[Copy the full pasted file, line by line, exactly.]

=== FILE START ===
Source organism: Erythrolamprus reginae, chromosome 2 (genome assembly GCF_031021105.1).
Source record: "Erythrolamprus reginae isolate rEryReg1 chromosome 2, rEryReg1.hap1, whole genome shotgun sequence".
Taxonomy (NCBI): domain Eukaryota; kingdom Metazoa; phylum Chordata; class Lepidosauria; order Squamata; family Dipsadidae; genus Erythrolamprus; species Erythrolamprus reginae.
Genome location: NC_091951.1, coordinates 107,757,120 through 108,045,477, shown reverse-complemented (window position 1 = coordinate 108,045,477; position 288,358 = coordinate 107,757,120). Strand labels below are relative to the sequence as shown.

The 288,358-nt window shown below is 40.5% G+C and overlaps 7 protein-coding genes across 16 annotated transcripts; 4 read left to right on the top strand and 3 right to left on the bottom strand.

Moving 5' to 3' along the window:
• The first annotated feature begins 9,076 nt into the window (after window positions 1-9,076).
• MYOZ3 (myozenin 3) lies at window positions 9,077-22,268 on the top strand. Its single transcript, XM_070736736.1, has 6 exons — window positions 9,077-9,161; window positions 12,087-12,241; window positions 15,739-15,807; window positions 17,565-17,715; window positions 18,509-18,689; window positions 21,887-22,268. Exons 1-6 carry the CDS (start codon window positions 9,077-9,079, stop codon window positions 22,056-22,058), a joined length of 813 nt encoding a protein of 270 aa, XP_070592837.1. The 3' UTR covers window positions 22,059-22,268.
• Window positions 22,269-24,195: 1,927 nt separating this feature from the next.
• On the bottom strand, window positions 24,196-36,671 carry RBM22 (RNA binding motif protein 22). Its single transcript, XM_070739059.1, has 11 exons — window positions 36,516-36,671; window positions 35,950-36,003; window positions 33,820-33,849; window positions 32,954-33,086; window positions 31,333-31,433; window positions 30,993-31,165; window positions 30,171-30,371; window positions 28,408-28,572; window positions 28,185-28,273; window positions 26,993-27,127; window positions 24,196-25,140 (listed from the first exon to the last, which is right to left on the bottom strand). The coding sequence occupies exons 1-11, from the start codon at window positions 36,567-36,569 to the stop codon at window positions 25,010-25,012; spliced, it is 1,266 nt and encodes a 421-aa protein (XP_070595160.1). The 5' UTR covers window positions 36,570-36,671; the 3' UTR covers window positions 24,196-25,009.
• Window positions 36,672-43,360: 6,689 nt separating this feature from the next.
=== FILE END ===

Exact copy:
Source organism: Erythrolamprus reginae, chromosome 2 (genome assembly GCF_031021105.1).
Source record: "Erythrolamprus reginae isolate rEryReg1 chromosome 2, rEryReg1.hap1, whole genome shotgun sequence".
Taxonomy (NCBI): domain Eukaryota; kingdom Metazoa; phylum Chordata; class Lepidosauria; order Squamata; family Dipsadidae; genus Erythrolamprus; species Erythrolamprus reginae.
Genome location: NC_091951.1, coordinates 107,757,120 through 108,045,477, shown reverse-complemented (window position 1 = coordinate 108,045,477; position 288,358 = coordinate 107,757,120). Strand labels below are relative to the sequence as shown.

The 288,358-nt window shown below is 40.5% G+C and overlaps 7 protein-coding genes across 16 annotated transcripts; 4 read left to right on the top strand and 3 right to left on the bottom strand.

Moving 5' to 3' along the window:
• The first annotated feature begins 9,076 nt into the window (after window positions 1-9,076).
• MYOZ3 (myozenin 3) lies at window positions 9,077-22,268 on the top strand. Its single transcript, XM_070736736.1, has 6 exons — window positions 9,077-9,161; window positions 12,087-12,241; window positions 15,739-15,807; window positions 17,565-17,715; window positions 18,509-18,689; window positions 21,887-22,268. Exons 1-6 carry the CDS (start codon window positions 9,077-9,079, stop codon window positions 22,056-22,058), a joined length of 813 nt encoding a protein of 270 aa, XP_070592837.1. The 3' UTR covers window positions 22,059-22,268.
• Window positions 22,269-24,195: 1,927 nt separating this feature from the next.
• On the bottom strand, window positions 24,196-36,671 carry RBM22 (RNA binding motif protein 22). Its single transcript, XM_070739059.1, has 11 exons — window positions 36,516-36,671; window positions 35,950-36,003; window positions 33,820-33,849; window positions 32,954-33,086; window positions 31,333-31,433; window positions 30,993-31,165; window positions 30,171-30,371; window positions 28,408-28,572; window positions 28,185-28,273; window positions 26,993-27,127; window positions 24,196-25,140 (listed from the first exon to the last, which is right to left on the bottom strand). The coding sequence occupies exons 1-11, from the start codon at window positions 36,567-36,569 to the stop codon at window positions 25,010-25,012; spliced, it is 1,266 nt and encodes a 421-aa protein (XP_070595160.1). The 5' UTR covers window positions 36,570-36,671; the 3' UTR covers window positions 24,196-25,009.
• Window positions 36,672-43,360: 6,689 nt separating this feature from the next.